This is the utmost that Napoleon does, or
that he can do; and, I put it, theo, to Just such, must, if we have a grain of any reasonable man, whether we have real sense left, be our answer to the ministers cause of complaint. We may be sorry for and their adherenis, when they blame what Napoleon is doing; and we must be Buonaparté for having deprived us of our sorry for the individuals who suffer from Gold and Silver. It was their business to his measures; but, can we complain of his prevent hivi from doing us this mischief. for not receiving our goods now, when It was their business to protect the coun we recollect, that we would not suffer the try against the fatal effects of the enemy's people of France to receive flour from Ame. measures; and, if they found themselves rica when we thought them in the midst unequal to the task, they should bave said of famine, and when we further recollect, so; and, I warrant them, there would not that we openly avowed the wish and the have been wanting others to take the la- endeavour to prevent their receiving Jesui's bour off their hands. These ministers and Bark, a drug so necessary, in many cases, their predecessors, for the last twenty to the preservation of life? This was far years, have had the complete command in us, I shall be told. Very well. That of all the means, all the resources, of, this I am not questioning; but, if this was fair; kingdom, of every sort. They have car if a state of war tolerated this, hare me, I ried all the measures that they proposed. ask again, any reason to complain of him, They have found out the way of putting any reason to call him tyrant (as GEORGE down all opposition, or, at least, of render- Rose did) because he will noi now pering all opposition quite inefficient; and, mit any part of his people to receive therefore, to them, and to them alone, the goods which are our produce or our pre. mation is to look for responsibility for perty?
Oh, no! We must expect that the peo- reported to have been said by this Lord. ple of France have the same sort of feel. That that part of the statement is true, ings that we have; and, gentlemen, mark it there can, however, be little doubt; for, well
, I pray you, we intercepted the flour it has been stated in the public prints, on its way to France long before Napo- | that there have been great quantities of leon's name was known to us. We, or, at forged Notes, purporting to be Notes of least, our venal writers, now affect a vast the Bank of England, sent into this country deal of compassion for the people of France. from France and Holland. This interesting These writers appear to lament that the fact has been very carefully kept out of French people are subjected to so terrible a the London daily papers; but, the coundespotism. But, either the people of try papers liave been less cautious, owing, France hear what our writers say, or they I suppose, to-their being at too great a do not : if they do not hear it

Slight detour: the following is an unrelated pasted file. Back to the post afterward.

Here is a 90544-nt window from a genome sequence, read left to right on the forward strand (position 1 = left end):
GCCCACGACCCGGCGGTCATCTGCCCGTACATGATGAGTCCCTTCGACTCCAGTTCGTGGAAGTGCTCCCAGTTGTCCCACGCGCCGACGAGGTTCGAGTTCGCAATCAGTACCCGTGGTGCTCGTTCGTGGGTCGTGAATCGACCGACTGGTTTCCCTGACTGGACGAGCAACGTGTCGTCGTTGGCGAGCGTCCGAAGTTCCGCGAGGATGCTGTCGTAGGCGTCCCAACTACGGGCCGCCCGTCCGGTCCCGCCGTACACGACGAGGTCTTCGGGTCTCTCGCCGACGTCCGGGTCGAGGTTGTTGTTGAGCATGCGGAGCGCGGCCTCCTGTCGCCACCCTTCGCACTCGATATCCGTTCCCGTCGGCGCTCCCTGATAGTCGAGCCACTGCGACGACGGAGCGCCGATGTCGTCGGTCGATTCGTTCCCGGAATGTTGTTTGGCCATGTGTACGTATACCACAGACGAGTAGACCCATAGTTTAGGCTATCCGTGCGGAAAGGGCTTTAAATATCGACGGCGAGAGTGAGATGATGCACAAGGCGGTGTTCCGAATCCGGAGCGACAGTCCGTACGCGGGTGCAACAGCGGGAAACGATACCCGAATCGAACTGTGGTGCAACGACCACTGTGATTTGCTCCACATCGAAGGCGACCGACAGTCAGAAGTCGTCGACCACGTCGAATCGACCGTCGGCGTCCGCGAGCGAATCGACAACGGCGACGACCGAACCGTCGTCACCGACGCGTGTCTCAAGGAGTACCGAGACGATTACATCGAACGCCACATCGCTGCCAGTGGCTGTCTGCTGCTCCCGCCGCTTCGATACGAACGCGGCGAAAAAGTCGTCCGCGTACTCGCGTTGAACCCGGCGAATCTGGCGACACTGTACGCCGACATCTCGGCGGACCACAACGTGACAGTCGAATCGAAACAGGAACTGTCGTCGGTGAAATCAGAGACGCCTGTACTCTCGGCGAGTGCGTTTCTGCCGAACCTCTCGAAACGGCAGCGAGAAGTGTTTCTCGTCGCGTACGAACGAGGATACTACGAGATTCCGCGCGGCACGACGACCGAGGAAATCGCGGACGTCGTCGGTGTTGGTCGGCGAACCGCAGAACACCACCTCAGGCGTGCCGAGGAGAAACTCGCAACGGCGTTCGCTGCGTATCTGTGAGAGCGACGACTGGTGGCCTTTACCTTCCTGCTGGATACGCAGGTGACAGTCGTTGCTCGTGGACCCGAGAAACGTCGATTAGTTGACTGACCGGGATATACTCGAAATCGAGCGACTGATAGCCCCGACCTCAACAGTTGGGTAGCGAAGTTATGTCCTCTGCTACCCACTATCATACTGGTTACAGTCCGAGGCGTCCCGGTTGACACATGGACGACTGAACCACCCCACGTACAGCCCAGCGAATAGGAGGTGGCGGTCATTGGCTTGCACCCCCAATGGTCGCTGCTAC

, then it distance from good advice and powerful cannot possibly produce any effect upon arguments. The following article, which them ; and, if they do hear it, they cannot I take from the OXFORD Mercury of the fail to call to mind, that we have been at 4th instant, will be quite sufficient to exwur against them through all their forms of plain the nature of what is going on. godernment ; and, that while they were “ Kent.-We are sorry to learn tbat a vast under a republican form, or name, our hos- “ number of forged notes, purporting to tility was much more decided and bitter « be those of the Bank of England, are in than at this moment ; for, we then de. “ circulation, particularly on this coast, clared war against the principles of their " to an alarming extent; we have heard constitution; we declared that no rela " to the amount of 200,000l. having been tions of peace were to be maintained with “ recently imported into this county, from them; and, now that they are under a “ France and Holland, where it is said monarchy (for that means a government by " they are manufactured! We know not the will of one person,) we affect to feel a “ to what extent the evil may extend. great deal of pity for them; we sigh to see « Several 51. 101. and even 201. of those them free ; and call upon them, as loudly “ poles have already been detected; and as our venal writers can, to rise against “ numerous il. of the same description their tyrant. Had we begun war with « are in circulation,-indeed, at Folkthem only when their revolution had “ stone, and some other places, the notes worked itself into a monarchy, then, in “ of the Bank of England are almost genedeed, our appeals to them against their rally refused in payment from this cirruder might have been of some avail; but, “cumstance; and we hope some steps how is it possible for them to believe, that “ will be immediately adopted to put a we are now desirous of seeing them free, “stop to them.
Two 5l. were recently when they recollect our conduct at the "passed through the Dover Union Bank; outset of the war; and for many years “ and a 201. note was remitted to town by during its continuance ? All our appeals, " a'respectable tradesman in Dover, a few therefore, from Napoleon to the people of “ days since, which proved to be a forgery. France are absurd ; and only bespeak the